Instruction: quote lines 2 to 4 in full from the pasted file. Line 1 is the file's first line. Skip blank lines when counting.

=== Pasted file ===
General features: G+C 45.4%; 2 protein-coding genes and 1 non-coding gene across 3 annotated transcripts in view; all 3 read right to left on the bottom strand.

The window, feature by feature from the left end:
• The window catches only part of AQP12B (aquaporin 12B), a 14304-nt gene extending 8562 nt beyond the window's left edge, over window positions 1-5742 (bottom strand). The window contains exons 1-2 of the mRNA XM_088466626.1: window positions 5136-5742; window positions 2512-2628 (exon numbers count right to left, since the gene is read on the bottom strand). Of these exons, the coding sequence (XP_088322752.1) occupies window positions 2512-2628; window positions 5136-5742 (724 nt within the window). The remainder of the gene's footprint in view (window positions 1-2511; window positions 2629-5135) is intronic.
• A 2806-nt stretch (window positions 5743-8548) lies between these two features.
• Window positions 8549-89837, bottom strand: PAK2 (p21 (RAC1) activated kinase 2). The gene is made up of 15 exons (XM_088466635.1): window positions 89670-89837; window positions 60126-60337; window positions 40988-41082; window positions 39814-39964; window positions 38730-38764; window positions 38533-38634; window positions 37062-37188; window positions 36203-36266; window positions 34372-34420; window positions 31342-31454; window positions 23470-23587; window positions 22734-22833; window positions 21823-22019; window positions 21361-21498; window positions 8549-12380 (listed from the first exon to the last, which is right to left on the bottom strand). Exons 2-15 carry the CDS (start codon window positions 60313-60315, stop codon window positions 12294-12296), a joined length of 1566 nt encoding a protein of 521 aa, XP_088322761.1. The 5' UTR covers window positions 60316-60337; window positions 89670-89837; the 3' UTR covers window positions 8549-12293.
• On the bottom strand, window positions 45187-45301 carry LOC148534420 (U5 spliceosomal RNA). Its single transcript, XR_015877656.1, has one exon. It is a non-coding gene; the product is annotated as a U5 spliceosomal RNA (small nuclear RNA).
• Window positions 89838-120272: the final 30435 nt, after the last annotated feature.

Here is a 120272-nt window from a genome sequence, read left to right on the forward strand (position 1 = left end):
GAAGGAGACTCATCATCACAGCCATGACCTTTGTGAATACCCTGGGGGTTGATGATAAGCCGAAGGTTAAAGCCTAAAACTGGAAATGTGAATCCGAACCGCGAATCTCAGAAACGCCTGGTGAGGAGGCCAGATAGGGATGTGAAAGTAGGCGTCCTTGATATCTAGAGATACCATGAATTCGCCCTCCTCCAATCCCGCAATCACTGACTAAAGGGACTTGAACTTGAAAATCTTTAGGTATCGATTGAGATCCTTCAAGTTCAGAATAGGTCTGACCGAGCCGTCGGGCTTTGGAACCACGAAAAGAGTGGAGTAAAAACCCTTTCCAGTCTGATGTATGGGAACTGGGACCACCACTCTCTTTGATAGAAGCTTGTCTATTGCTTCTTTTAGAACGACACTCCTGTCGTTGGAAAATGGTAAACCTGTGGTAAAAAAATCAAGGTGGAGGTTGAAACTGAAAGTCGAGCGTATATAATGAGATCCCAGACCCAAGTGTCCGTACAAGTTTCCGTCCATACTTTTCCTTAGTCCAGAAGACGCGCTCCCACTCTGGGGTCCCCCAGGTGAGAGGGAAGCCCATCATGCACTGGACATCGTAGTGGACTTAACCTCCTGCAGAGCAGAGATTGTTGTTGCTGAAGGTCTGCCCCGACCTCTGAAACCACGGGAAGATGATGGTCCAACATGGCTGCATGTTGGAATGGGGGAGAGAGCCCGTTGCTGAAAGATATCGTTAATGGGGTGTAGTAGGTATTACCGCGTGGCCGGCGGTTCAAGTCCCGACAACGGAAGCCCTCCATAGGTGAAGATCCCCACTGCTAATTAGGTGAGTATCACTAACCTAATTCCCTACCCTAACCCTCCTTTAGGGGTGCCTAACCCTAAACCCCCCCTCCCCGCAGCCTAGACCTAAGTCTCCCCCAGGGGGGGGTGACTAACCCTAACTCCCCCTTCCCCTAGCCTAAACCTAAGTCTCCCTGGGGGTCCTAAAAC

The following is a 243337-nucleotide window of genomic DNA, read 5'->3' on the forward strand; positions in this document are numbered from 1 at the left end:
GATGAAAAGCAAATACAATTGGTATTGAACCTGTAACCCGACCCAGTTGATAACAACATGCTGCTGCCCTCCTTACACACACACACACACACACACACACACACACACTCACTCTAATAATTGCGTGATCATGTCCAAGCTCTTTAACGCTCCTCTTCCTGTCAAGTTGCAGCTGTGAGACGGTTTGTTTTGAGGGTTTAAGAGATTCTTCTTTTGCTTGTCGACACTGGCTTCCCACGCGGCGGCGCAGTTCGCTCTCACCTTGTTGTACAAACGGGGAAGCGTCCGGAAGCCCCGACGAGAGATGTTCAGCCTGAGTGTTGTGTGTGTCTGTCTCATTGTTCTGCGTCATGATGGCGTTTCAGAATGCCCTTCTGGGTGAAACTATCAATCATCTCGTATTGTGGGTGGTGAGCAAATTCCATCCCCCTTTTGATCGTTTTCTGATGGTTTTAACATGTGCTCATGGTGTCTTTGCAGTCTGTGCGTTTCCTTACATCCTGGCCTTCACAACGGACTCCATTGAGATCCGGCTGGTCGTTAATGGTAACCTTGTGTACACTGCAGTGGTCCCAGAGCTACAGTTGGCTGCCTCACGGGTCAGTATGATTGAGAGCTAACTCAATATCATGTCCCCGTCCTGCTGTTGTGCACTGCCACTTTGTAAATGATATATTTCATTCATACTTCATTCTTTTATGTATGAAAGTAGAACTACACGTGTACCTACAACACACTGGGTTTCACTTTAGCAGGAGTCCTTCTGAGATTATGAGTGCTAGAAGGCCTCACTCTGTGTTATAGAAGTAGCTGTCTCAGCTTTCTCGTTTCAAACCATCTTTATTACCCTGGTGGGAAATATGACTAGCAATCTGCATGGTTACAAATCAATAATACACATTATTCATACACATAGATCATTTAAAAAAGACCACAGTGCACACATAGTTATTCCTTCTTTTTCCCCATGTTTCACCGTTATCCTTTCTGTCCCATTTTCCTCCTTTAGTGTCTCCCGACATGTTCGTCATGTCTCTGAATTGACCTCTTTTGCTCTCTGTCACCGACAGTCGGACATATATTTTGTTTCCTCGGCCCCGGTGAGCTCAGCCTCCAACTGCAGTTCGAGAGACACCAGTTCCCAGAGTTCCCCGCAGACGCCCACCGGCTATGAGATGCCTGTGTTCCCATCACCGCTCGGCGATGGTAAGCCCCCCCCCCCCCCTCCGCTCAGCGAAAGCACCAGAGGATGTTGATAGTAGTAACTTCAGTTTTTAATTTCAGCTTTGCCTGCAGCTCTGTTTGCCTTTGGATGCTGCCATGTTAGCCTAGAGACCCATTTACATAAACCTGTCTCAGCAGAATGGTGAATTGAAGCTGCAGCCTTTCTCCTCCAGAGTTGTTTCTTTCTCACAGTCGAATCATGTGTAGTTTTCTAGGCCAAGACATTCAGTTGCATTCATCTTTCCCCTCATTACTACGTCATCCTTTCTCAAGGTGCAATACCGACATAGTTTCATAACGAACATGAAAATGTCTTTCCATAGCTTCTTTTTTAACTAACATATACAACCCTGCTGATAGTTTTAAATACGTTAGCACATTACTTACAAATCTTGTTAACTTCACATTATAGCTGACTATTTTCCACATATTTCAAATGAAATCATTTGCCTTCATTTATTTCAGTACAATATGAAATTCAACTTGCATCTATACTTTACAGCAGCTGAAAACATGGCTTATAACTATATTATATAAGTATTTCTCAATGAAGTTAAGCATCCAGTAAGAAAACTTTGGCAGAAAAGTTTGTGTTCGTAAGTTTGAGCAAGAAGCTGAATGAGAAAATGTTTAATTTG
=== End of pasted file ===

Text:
The window, feature by feature from the left end:
• The window catches only part of AQP12B (aquaporin 12B), a 14304-nt gene extending 8562 nt beyond the window's left edge, over window positions 1-5742 (bottom strand). The window contains exons 1-2 of the mRNA XM_088466626.1: window positions 5136-5742; window positions 2512-2628 (exon numbers count right to left, since the gene is read on the bottom strand). Of these exons, the coding sequence (XP_088322752.1) occupies window positions 2512-2628; window positions 5136-5742 (724 nt within the window). The remainder of the gene's footprint in view (window positions 1-2511; window positions 2629-5135) is intronic.
• A 2806-nt stretch (window positions 5743-8548) lies between these two features.